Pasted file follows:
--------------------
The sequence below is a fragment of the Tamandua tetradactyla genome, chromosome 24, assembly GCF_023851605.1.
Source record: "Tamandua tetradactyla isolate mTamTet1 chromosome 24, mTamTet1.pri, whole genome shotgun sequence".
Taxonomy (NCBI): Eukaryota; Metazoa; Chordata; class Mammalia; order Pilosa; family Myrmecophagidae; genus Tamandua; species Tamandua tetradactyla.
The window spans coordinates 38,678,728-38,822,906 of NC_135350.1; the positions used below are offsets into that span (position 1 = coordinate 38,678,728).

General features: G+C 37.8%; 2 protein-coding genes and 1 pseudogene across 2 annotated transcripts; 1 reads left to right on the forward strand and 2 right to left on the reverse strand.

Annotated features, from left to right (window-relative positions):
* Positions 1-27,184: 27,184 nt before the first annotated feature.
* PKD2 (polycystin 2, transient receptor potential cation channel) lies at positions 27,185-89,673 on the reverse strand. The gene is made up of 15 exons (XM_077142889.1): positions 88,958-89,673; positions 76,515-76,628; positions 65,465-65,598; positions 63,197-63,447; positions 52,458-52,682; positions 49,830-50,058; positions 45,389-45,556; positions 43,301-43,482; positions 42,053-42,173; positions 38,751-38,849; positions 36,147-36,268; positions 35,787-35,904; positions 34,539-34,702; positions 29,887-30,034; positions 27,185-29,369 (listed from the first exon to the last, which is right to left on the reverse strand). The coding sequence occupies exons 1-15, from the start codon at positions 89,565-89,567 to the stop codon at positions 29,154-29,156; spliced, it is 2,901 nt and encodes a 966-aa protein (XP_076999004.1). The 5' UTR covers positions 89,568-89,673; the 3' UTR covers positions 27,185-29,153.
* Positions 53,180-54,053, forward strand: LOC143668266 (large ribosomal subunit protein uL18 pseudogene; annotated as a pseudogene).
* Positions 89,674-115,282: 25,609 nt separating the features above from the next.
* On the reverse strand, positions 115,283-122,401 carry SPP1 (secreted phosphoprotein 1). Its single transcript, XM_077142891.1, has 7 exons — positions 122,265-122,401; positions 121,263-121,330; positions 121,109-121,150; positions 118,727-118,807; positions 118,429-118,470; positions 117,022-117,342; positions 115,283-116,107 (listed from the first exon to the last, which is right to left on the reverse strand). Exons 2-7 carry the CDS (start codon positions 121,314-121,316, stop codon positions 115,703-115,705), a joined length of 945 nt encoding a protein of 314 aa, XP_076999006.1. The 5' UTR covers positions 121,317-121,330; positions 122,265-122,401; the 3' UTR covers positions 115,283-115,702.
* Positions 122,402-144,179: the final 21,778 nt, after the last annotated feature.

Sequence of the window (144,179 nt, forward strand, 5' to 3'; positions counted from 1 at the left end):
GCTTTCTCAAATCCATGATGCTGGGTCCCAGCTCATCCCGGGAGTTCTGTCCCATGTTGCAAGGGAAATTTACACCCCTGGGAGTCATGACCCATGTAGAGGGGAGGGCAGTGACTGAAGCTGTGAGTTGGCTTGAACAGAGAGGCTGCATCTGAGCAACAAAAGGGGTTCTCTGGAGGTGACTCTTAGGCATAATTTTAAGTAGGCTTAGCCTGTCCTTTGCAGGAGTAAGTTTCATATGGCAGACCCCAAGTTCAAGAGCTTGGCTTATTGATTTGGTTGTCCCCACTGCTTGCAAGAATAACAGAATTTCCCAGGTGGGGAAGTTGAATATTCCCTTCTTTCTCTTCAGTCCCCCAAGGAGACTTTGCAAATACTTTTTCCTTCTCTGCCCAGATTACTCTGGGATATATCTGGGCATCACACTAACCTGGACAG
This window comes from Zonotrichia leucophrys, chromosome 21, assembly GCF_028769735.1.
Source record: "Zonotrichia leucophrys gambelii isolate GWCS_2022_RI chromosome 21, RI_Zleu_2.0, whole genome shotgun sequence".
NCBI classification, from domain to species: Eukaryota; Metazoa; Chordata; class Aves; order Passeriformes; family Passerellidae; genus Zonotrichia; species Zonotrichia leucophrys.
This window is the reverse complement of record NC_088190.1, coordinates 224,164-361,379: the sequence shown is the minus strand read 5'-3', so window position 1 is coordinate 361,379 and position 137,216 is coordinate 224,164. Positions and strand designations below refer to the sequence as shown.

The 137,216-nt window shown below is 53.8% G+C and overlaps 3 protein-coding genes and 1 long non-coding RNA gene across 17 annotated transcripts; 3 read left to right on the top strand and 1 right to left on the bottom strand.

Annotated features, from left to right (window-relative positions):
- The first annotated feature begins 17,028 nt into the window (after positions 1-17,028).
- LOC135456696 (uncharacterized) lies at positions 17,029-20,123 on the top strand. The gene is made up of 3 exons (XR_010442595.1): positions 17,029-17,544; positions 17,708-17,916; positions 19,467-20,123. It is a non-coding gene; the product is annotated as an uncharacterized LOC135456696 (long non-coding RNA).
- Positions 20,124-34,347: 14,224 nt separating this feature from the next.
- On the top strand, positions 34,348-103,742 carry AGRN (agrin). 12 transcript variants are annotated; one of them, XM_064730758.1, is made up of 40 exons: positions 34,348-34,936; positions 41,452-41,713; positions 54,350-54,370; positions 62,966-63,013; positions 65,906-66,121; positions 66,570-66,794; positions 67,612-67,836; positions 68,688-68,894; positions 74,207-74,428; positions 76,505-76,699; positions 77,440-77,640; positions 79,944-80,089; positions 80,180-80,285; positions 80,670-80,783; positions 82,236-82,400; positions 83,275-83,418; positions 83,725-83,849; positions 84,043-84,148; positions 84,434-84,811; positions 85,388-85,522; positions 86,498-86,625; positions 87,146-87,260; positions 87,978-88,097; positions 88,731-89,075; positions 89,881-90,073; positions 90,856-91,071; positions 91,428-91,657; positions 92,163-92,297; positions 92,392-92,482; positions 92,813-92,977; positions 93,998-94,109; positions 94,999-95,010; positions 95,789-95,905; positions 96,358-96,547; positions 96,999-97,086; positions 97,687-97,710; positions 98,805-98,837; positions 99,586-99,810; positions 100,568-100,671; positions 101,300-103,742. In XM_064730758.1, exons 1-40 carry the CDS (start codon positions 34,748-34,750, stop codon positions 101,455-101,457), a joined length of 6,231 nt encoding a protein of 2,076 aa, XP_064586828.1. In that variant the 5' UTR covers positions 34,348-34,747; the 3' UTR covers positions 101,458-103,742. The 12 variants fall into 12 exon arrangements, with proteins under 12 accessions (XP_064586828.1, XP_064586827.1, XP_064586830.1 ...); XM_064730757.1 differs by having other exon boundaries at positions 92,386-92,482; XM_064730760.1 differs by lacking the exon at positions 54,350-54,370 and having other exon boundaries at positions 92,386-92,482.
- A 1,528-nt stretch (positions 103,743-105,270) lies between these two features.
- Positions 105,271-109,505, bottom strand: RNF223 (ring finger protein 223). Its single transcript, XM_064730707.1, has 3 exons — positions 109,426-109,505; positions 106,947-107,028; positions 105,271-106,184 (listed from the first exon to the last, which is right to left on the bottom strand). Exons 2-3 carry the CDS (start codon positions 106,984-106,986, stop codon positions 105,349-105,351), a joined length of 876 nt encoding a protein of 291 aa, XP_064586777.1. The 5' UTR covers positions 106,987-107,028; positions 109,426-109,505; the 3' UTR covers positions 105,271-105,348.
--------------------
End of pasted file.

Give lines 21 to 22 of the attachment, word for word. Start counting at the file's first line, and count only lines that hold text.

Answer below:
- The first annotated feature begins 17,028 nt into the window (after positions 1-17,028).
- LOC135456696 (uncharacterized) lies at positions 17,029-20,123 on the top strand. The gene is made up of 3 exons (XR_010442595.1): positions 17,029-17,544; positions 17,708-17,916; positions 19,467-20,123. It is a non-coding gene; the product is annotated as an uncharacterized LOC135456696 (long non-coding RNA).